Militarism - The nineteenth century




The colonial heritage, experience in the Revolution, and constitutional constraints influenced the military policy of the new nation. The Constitution firmly established civilian dominance, although it did not prohibit a standing army. The president was commander in chief of the armed forces of the United States, including state militiamen called into the nation's service; Congress had the power to provide and support an army and navy but no appropriations for the army would be for more than two years; and Congress had the power to declare war. Under Congress's suspicious eye, the army remained small throughout the nineteenth century, except for bulges during the century's four major wars. Liberal sentiment—a heritage of the Enlightenment as accepted by Americans and passed on through the Declaration of Independence—emphasized tolerance, progress, and the individual; these traits allowed only restricted acceptance of military development, especially in the absence of any great threat and as American expansion moved apace with little opposition. Alexander Hamilton might call for substantial military preparations in 1797–1798 and support creation of a U.S. military academy (a proposal attacked as aristocratic and militaristic but nonetheless implemented in 1802), Secretary of War John C. Calhoun might in 1820 make a well-reasoned plea for the standing army against economy cuts, or Henry Clay might argue for greater defense in the face of an alleged European threat during the Latin American revolutions—but they failed to alter substantially the American mood for a small army. Diplomatic efforts of John Adams preserving peace in the late 1790s, or of Thomas Jefferson and John Quincy Adams extending the nation's boundaries, or unilateral pronouncements such as the no-transfer resolution and the Monroe Doctrine all seemed to provide at little expense what Americans wanted.

When diplomacy faltered, the United States did turn to war. Some of these wars were aggressive, fought by a young, nationalistic, and expansionist people. In the case of the Mexican War, there was heavy opposition to the conflict, marked notably by Henry David Thoreau's call for civil disobedience, more a challenge to the extension of slavery than to the war itself. There were many other armed conflicts in nineteenth-century American history than students may remember, if they ignore the numerous army engagements with the Indians—estimated between 1,200 and 1,500—lasting until 1898. These conflicts with Native Americans have posed serious and complicated questions for interpreters of U.S. history. Wars and diplomatic negotiations with England, France, Spain, and Mexico established the country's continental boundaries by mid-nineteenth century, but relations with the native inhabitants of these lands remained ambiguous and problematic into the latter part of the century. These relations were clashes of culture besmirched with greed, maladministration, and corruption and based on force to overcome resistance. Reconciling the territorial desires of the country and its people with respect for Indian lands was in the end impossible. While some leaders of the new nation might want to advance the nation's perceived wellbeing without sacrificing its honor in treating with indigenous people, it was never, as the historian Francis Paul Prucha notes in his Sword of the Republic (1969), the intent of the U.S. government to halt the westward movement for all time.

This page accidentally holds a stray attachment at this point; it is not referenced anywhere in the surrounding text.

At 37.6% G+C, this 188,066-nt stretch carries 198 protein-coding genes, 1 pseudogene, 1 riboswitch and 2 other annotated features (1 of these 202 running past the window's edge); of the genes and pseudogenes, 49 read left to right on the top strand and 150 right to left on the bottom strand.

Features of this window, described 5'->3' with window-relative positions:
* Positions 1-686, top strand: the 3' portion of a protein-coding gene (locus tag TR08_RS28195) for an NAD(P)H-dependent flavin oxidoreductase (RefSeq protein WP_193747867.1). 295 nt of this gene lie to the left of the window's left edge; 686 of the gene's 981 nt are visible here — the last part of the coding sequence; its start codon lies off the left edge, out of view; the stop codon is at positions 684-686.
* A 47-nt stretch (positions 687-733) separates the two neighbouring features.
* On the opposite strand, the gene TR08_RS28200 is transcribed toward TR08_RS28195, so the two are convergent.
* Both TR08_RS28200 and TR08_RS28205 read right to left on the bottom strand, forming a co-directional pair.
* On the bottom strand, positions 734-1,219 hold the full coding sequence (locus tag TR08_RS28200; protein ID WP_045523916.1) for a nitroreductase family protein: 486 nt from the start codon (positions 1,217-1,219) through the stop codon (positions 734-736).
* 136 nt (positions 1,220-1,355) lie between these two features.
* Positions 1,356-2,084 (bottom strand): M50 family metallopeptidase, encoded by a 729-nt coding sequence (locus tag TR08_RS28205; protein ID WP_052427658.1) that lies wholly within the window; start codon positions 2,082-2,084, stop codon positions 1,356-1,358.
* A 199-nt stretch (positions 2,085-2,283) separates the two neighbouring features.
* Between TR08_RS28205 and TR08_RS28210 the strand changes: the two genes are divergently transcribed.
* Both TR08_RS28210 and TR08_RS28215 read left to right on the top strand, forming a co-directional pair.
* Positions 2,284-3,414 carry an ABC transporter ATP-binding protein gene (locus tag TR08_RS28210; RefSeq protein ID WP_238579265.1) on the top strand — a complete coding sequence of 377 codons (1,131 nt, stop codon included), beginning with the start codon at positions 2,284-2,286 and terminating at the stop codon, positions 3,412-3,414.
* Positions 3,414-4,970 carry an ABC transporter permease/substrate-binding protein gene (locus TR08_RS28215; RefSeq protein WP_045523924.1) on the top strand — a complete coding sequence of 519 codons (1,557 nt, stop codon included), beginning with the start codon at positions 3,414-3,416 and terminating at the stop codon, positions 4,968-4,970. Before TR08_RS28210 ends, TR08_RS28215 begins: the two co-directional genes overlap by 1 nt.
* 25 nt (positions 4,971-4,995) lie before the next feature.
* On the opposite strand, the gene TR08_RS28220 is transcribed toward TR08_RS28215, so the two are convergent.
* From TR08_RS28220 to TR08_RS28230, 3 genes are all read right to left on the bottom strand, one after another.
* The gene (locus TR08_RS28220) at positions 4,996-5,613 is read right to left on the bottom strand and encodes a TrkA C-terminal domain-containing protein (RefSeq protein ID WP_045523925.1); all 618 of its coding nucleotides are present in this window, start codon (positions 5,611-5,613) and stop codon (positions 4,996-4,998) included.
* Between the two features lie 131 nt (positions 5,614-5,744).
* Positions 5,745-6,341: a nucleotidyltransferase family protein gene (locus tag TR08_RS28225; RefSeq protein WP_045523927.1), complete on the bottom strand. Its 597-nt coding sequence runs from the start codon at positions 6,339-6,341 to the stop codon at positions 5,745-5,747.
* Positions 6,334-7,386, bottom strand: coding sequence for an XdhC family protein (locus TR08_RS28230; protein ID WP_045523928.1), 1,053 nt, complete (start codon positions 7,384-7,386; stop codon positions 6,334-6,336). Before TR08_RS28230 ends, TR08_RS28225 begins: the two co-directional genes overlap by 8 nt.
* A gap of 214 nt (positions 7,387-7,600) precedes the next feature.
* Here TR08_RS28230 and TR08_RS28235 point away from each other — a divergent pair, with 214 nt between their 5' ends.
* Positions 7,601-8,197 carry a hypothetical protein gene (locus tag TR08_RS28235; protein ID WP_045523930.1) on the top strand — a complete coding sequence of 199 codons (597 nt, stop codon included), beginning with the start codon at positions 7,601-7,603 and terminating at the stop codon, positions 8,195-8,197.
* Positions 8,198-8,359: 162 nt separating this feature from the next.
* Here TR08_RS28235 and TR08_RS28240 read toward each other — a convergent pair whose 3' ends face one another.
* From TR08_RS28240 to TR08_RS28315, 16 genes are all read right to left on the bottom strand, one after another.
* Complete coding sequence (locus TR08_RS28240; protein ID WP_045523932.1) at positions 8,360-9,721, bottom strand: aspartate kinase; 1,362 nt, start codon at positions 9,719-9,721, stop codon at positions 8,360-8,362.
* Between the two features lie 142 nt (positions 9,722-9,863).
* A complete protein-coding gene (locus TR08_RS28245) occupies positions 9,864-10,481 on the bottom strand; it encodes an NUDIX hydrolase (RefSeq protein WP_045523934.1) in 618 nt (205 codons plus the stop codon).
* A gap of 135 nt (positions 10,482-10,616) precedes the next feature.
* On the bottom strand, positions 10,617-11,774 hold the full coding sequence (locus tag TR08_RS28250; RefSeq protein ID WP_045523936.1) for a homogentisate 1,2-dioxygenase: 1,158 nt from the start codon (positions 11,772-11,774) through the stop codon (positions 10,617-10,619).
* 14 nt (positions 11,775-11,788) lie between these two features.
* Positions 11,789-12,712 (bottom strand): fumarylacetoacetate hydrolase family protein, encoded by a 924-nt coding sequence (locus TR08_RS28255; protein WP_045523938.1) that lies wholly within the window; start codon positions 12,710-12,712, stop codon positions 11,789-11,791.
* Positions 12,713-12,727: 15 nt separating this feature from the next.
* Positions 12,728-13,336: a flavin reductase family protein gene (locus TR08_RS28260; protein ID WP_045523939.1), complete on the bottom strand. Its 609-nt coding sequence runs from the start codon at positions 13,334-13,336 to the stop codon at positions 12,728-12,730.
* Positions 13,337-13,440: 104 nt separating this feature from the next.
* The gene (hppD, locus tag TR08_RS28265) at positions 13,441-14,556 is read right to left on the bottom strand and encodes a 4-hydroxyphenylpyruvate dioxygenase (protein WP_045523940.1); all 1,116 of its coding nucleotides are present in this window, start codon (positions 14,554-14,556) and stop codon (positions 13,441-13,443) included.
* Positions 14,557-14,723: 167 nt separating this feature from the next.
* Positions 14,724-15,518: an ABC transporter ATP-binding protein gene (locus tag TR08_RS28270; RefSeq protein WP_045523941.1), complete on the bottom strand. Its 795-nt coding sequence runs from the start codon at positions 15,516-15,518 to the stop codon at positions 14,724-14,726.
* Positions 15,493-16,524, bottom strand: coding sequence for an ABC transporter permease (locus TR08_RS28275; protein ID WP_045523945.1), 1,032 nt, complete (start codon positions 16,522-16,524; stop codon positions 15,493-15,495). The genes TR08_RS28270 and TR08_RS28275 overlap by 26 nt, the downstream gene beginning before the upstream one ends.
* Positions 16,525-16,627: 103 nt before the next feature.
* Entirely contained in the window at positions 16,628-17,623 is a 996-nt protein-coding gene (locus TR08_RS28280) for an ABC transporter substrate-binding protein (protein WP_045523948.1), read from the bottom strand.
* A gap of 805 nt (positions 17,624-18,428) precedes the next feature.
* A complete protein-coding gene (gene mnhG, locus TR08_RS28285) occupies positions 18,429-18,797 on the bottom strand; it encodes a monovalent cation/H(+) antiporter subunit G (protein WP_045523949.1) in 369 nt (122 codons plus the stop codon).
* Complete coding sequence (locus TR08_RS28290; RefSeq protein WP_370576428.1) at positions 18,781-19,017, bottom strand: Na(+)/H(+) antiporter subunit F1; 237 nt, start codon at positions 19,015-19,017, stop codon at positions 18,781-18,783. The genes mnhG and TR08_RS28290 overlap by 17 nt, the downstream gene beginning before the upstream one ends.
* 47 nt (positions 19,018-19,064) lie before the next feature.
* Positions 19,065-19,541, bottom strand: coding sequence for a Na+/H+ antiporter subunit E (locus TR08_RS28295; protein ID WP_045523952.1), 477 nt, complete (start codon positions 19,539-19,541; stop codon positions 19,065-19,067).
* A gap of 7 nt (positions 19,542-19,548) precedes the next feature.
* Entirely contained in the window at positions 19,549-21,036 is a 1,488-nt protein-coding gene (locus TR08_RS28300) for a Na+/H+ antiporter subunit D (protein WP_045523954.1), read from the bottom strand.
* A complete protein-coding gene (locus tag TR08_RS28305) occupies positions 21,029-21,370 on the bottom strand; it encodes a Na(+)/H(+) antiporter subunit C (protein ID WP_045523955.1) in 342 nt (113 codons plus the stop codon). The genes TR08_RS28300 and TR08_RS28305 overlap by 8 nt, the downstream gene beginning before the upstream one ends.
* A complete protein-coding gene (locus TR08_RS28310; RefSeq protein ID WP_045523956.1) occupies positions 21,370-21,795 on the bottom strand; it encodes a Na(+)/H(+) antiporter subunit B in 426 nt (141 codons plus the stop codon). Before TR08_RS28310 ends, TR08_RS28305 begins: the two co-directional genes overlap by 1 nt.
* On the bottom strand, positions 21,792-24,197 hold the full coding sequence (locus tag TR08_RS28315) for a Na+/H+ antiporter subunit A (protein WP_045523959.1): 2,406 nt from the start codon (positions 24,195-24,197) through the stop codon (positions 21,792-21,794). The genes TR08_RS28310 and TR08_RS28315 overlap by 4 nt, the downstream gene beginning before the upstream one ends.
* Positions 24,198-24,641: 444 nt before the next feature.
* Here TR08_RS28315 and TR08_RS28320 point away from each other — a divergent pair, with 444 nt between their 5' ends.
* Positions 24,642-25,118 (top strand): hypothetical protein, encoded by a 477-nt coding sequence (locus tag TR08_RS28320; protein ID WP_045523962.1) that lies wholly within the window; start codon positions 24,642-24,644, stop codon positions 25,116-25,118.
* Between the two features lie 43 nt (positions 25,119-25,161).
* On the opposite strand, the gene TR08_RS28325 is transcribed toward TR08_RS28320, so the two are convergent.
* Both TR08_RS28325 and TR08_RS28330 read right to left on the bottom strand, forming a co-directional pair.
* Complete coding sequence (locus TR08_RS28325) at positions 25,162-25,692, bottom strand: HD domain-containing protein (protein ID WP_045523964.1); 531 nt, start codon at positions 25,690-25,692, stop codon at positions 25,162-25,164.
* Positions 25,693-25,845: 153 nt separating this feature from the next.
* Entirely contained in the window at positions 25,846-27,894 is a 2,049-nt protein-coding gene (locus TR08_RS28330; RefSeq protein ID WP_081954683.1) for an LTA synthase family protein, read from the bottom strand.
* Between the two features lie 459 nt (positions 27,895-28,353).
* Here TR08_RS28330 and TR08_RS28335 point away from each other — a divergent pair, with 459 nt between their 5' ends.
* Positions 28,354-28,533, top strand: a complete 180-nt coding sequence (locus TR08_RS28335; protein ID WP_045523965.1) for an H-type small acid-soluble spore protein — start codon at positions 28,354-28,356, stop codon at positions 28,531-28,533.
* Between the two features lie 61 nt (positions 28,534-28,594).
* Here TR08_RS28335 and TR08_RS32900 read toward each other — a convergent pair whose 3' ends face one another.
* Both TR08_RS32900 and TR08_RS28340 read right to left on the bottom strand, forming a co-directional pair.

There was bound to be conflict, and despite their hostility toward standing armies, the country's leaders established an army, although small, to resolve problems caused by the movement of Americans into frontier lands. U.S. policy was established by treaties and laws and generally administered by civilian agents at first from the War Department and later the Department of the Interior. The regular army, frequently supplemented by militia troops, was available to provide force when deemed necessary. Many officers and their men had contempt for Native Americans, and there was excessive violence in handling Indian affairs, including extensive bloody wars to remove tribes from their homes as in Florida (1835–1842, a result of government policy on removal) or in actions of militiamen, as in the Chivington massacre in Colorado (1864). Robert Wooster in The Military and United States Indian Policy, 1865–1903 (1988) remarks that a view of Indians as subhumans obstructing civilization's advance allowed officers to avoid moral misgivings in the face of brutal actions. Yet some officers such as General William Tecumseh Sherman, who supported strong action against Indians and did not view them as equals, understood their resistance.

The westward advance—imperialism under the name of manifest destiny, with army support—provides evidence of militarism, but there was little or no glorification of martial virtues or the martial spirit except as Hollywood might in later years portray it. Despite the army's role, there was a strong civilian influence on what was done. Sometimes when the army removed white invaders from Indian land or controlled trade with Indians there were complaints of military tyranny. Early legislation provided that persons apprehended for violating Indian territory would be subject to civil, not military, courts, and there were cases of civil actions brought against officers for performing such duties. There was also the belief among some army personnel that civilians frequently caused Indian problems, hoping to encourage military action. While fighting was an important part of the army's assignment in the West, it had a multipurpose role well beyond the use of force. Michael L. Tate in The Frontier Army in the Settlement of the West (1999) describes the army's major accomplishments in civilian-oriented tasks, including exploration and mapping, road and bridge building, agricultural experimentation, meteorological service, and a variety of services for persons going to and returning from the West.